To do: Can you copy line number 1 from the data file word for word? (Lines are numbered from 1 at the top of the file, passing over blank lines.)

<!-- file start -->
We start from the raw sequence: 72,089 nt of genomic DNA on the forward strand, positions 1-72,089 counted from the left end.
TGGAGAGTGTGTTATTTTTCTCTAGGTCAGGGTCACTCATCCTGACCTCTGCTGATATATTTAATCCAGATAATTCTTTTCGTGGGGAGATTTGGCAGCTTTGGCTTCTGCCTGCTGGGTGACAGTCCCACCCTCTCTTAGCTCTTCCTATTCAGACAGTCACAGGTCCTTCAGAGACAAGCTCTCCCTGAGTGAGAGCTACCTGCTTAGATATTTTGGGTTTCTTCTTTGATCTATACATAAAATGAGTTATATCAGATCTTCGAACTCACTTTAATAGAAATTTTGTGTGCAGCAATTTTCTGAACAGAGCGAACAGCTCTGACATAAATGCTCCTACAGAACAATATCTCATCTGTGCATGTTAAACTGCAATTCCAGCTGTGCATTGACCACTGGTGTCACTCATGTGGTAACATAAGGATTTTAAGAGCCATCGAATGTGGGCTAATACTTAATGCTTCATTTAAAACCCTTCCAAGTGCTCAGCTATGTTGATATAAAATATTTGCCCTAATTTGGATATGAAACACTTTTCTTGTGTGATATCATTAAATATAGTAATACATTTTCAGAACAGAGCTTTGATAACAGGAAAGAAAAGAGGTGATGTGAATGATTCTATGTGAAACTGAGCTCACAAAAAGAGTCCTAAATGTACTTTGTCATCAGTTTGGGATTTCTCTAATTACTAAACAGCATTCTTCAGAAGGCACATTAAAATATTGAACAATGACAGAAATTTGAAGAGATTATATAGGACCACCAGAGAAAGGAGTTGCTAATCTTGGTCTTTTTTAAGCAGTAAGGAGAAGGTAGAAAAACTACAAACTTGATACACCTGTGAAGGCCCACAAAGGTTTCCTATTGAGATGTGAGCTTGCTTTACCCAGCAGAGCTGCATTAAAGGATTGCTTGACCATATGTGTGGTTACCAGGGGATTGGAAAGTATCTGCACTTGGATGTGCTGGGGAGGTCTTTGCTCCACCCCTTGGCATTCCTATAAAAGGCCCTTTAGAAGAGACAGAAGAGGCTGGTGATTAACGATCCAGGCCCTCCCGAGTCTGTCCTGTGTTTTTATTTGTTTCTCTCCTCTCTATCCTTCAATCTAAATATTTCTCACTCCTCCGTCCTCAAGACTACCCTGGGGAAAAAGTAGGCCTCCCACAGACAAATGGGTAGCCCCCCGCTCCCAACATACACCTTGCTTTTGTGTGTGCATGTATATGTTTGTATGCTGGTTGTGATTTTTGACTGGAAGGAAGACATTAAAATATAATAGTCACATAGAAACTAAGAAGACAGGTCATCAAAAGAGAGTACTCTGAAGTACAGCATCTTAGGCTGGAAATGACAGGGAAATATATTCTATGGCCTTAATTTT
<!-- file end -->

We start from the raw sequence: 72,089 nt of genomic DNA on the forward strand, positions 1-72,089 counted from the left end.